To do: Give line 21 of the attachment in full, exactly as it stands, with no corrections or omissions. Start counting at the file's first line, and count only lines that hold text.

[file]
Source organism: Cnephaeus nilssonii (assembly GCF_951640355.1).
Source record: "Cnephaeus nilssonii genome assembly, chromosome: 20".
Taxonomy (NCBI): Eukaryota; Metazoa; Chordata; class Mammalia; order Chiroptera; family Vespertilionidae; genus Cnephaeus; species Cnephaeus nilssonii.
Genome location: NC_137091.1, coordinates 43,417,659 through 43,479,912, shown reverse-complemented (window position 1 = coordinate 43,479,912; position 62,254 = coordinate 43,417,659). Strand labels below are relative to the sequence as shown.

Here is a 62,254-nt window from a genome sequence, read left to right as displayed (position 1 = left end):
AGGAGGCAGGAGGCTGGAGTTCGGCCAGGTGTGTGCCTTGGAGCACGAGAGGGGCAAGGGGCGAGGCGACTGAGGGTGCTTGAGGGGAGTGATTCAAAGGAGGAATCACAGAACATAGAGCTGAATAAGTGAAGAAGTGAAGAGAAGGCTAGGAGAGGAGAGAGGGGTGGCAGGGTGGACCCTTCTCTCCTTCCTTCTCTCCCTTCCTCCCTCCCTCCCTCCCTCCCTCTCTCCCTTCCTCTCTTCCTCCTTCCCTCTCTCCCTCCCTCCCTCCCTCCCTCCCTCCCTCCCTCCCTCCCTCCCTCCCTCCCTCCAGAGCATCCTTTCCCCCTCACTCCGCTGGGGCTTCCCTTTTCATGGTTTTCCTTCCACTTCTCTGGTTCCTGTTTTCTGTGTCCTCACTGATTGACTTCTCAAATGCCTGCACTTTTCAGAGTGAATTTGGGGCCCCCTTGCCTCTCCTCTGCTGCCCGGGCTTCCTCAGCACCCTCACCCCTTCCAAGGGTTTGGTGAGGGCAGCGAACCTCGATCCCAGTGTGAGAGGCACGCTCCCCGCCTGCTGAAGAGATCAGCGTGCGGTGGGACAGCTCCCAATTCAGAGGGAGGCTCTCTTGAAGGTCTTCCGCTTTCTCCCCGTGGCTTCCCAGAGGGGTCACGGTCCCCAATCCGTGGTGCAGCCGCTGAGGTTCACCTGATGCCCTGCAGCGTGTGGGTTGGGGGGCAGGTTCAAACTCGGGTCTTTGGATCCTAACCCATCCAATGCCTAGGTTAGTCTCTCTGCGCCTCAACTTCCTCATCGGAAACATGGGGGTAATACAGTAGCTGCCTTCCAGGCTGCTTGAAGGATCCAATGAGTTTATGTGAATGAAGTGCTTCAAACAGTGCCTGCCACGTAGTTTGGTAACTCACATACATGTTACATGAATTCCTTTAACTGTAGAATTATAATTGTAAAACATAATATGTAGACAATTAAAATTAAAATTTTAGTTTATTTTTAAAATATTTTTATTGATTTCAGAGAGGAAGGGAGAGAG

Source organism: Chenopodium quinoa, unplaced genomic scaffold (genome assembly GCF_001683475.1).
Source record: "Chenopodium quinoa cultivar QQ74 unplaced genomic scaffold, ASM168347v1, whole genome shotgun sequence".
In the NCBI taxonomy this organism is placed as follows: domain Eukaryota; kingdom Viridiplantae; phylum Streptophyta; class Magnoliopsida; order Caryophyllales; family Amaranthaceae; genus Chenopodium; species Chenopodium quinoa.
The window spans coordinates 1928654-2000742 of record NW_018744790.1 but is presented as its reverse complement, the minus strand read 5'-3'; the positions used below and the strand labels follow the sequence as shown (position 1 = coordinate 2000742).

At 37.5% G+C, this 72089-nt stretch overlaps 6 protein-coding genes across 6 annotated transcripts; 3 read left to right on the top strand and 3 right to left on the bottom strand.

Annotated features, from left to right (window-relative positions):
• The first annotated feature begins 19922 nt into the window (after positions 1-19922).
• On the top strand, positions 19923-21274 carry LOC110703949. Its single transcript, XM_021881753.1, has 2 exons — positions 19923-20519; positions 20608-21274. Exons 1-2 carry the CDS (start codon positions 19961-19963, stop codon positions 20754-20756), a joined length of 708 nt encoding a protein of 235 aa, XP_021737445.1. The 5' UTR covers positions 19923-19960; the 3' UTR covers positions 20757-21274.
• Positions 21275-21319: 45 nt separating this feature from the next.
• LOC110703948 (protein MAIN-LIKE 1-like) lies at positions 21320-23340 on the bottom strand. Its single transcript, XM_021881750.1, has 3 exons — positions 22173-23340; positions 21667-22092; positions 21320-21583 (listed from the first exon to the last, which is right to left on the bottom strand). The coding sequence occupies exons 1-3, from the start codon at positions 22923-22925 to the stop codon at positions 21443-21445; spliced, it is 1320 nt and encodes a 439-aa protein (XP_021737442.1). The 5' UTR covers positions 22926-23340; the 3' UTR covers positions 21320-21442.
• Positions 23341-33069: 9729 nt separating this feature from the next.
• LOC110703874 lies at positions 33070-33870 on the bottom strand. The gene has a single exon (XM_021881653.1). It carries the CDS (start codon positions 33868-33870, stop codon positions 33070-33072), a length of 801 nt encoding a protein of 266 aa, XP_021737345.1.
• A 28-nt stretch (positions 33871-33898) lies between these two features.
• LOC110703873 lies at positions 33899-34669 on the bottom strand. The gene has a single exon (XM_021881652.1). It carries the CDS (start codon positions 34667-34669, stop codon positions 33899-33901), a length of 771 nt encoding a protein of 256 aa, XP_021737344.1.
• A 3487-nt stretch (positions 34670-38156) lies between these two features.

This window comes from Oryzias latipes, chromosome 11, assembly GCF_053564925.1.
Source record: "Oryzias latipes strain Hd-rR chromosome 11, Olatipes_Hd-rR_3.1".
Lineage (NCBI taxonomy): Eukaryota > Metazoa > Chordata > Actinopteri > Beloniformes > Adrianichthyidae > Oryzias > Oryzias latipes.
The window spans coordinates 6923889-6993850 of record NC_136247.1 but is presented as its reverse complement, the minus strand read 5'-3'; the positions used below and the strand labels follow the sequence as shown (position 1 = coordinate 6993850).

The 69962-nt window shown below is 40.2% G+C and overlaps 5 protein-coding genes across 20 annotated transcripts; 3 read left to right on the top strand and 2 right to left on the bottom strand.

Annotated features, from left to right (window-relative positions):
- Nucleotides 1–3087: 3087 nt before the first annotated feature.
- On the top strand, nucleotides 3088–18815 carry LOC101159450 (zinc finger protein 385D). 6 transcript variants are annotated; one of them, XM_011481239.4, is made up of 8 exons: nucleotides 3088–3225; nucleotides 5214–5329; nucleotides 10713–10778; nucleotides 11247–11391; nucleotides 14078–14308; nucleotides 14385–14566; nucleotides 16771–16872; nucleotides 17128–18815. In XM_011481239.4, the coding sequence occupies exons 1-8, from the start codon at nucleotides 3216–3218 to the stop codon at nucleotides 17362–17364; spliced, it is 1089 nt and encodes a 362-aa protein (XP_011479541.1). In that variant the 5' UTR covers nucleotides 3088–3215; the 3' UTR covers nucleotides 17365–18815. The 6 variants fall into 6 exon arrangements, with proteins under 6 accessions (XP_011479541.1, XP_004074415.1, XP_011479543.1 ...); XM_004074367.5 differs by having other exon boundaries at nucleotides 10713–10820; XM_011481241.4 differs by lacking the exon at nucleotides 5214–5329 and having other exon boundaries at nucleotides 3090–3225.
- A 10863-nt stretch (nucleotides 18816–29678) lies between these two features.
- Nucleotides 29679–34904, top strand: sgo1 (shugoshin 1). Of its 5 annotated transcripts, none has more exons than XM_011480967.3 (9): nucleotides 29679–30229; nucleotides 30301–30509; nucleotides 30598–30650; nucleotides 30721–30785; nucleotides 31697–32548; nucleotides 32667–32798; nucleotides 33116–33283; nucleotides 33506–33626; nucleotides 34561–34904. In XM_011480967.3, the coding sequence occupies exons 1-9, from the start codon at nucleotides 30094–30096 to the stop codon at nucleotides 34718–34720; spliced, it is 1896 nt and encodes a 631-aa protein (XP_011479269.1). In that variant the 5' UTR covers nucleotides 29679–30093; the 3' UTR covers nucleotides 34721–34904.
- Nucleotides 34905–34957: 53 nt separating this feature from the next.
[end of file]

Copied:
• A 3487-nt stretch (positions 34670-38156) lies between these two features.